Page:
The Dutch Government also cited antisocial behaviour such as littering as a justification to ban khat. The ACMD points out that such problems have already been effectively tackled in the UK through "community-level action working in partnership with police and local authorities".

Whilst the evidence clearly challenges the notion that khat is to blame, in a straightforward way for family breakdown, unemployment etc, there IS irrefutable evidence that criminal records for drug offences cause family breakdown, unemployment and the rest.

The ACMD looked at the international situation, and noted that the bans internationally either were imposed without a scientific assessment, or in the face of the scientific evidence. Where bans have been imposed, the problems of the Somali diaspora have not vanished. Neither has khat. But the price has risen sharply.

In the UK, it is clear that perceptions around khat are highly influenced by anti-immigration (or more plainly racist) sentiment. On the 4th July 2013, the ‘best rated’ comment on the story that a ‘Defiant’ Home Secretary was outlawing khat was simply "ban the drug and deport the users".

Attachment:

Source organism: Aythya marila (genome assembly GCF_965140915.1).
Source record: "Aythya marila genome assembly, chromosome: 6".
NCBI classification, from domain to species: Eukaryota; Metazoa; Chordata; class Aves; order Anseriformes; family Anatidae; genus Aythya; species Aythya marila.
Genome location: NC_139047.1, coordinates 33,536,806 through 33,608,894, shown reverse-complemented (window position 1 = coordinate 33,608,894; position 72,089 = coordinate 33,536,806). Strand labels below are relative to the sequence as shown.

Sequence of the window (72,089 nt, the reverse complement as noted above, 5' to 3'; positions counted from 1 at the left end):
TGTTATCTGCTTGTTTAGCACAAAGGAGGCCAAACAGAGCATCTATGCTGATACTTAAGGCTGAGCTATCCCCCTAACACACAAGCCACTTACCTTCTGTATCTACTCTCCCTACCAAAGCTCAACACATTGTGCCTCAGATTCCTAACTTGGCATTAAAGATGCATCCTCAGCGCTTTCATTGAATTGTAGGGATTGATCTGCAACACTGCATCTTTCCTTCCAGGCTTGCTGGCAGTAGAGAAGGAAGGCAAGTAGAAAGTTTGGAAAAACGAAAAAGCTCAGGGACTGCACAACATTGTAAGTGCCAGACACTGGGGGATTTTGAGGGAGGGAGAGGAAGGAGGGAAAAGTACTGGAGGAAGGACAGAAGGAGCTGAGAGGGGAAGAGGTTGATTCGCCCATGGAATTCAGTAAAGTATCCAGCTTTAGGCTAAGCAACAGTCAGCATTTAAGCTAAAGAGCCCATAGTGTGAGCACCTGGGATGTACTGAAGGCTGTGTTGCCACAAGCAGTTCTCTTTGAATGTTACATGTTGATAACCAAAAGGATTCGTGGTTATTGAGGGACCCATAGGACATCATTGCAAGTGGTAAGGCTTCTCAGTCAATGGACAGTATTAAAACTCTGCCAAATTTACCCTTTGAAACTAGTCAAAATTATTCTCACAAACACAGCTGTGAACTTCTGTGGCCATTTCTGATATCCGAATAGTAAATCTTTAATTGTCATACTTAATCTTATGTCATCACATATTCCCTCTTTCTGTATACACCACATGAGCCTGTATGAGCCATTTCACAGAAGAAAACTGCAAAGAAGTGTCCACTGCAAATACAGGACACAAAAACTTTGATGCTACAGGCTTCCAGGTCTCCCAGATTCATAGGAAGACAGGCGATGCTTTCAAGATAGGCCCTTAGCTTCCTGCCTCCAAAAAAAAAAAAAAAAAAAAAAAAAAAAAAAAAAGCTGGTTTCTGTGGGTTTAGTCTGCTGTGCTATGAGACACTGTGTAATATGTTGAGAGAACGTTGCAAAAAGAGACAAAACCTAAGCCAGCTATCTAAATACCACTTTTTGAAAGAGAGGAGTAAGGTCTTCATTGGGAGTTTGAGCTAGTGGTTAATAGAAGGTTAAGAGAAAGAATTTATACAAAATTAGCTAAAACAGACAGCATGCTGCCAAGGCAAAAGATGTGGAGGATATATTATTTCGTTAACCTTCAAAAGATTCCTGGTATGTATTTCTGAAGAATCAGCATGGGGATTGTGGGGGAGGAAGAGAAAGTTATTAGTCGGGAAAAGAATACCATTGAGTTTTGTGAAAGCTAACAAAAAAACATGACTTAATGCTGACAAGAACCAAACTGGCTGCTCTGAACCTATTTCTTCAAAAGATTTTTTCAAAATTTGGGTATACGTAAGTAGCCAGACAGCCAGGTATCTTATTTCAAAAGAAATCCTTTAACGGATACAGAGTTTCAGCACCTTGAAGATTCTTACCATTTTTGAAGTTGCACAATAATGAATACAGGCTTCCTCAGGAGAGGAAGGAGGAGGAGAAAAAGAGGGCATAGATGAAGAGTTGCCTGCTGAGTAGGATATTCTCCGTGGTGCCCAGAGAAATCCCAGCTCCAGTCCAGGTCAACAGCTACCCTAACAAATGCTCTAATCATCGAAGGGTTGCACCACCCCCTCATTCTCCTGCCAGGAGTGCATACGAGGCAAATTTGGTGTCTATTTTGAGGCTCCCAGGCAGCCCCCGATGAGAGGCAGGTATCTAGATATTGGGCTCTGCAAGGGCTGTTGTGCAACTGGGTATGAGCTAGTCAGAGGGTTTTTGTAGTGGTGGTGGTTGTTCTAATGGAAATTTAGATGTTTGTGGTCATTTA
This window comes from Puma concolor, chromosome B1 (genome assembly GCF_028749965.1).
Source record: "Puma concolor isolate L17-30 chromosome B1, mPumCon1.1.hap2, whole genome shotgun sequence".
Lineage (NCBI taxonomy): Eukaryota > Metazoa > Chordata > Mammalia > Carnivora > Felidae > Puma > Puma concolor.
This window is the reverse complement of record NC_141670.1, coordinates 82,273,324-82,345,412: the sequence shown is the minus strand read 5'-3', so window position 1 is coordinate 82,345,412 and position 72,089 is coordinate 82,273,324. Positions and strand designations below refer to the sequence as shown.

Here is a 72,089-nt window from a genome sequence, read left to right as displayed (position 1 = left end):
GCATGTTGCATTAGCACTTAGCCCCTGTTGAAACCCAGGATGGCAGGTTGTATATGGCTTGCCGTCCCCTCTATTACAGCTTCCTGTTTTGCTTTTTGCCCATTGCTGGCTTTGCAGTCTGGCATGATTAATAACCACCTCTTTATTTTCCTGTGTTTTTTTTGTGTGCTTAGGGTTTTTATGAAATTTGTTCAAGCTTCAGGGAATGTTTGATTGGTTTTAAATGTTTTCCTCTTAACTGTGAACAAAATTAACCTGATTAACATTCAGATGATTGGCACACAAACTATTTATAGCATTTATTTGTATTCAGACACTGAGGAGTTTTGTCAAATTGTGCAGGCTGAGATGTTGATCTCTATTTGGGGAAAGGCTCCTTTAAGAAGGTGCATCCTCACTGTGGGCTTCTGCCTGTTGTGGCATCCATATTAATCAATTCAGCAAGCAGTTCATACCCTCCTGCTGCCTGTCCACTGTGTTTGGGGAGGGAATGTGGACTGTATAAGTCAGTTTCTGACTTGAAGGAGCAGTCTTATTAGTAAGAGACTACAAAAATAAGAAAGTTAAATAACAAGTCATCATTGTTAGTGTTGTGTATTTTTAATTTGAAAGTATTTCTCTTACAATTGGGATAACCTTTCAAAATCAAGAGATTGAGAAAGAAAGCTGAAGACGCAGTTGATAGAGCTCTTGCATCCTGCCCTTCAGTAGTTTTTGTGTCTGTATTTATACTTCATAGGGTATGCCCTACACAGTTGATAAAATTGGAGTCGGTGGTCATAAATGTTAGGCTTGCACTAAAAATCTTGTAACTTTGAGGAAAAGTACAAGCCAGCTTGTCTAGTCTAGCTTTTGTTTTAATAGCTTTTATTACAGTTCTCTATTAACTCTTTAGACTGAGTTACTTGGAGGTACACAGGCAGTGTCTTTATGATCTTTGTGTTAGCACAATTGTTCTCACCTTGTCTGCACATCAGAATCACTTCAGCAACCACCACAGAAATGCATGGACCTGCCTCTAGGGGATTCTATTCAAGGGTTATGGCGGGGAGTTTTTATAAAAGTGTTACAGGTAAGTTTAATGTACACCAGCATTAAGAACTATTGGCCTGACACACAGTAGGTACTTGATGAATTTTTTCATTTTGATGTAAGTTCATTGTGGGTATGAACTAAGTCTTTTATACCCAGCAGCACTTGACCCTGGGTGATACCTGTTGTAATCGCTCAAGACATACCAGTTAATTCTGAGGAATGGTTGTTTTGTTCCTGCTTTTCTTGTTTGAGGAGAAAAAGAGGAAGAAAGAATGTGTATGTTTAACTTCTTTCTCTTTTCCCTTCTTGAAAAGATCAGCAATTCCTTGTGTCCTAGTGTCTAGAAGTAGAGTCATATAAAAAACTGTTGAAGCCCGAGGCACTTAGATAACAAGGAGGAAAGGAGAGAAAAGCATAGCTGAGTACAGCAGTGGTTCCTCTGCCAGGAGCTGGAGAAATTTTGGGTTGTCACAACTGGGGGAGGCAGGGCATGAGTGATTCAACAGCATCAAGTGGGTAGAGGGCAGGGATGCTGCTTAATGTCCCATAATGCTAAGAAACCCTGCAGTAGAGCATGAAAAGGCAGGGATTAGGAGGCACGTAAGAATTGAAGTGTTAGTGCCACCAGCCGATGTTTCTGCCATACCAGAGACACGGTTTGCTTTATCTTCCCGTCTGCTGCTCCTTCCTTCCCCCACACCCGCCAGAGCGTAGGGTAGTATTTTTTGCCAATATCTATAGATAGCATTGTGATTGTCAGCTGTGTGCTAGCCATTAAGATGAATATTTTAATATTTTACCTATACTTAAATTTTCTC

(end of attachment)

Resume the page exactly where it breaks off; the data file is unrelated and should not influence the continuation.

Media Guidance;-

The Misuse of Drugs Act 1971 is designed to classify drugs on the basis of their harmfulness.

Argument 5: terrorist links justify a ban

The Claim;-

Khat is “linked to al-Qaeda”, or the trade funds al-Shabaab, or the khat cafes breed radicalisation, so we need a ban. 


Awale Akubar,

Daily Mail, Sun


It is notable that Abukar Awale, the self-proclaimed Lead Campaigner for a khat ban, appeared to admit to a journalist that he likes to feed fears about terrorism as that is the key which forces political action.

"This is the tool for me," Awale said. "I will put this on the table and say, 'Now you must act'. And they will act. When this country hears terrorism, they will act."

Awale deserves a well-paid job as a phenomenally talented political lobbyist. Baroness Warsi cited him in the Conservatives first calls to ban khat in 2008, this year he told the Mail on Sunday that Lee Rigby’s murder was linked to khat.

After the ACMD had reviewed the evidence for the link between khat and terrorism, the chair of the ACMD called this a ‘nasty little rumour’. Whilst Somali use of khat is often integrated into the local Muslim tradition, so that it is used in celebrations and to fuel nights of Koranic study, most Muslim authorities from other traditions internationally consider khat-use to be at best undesirable and at worst forbidden. In fact, radicals spreading a fundamentalist interpretation of Islam into East Africa have been a major force behind the prohibition of khat there.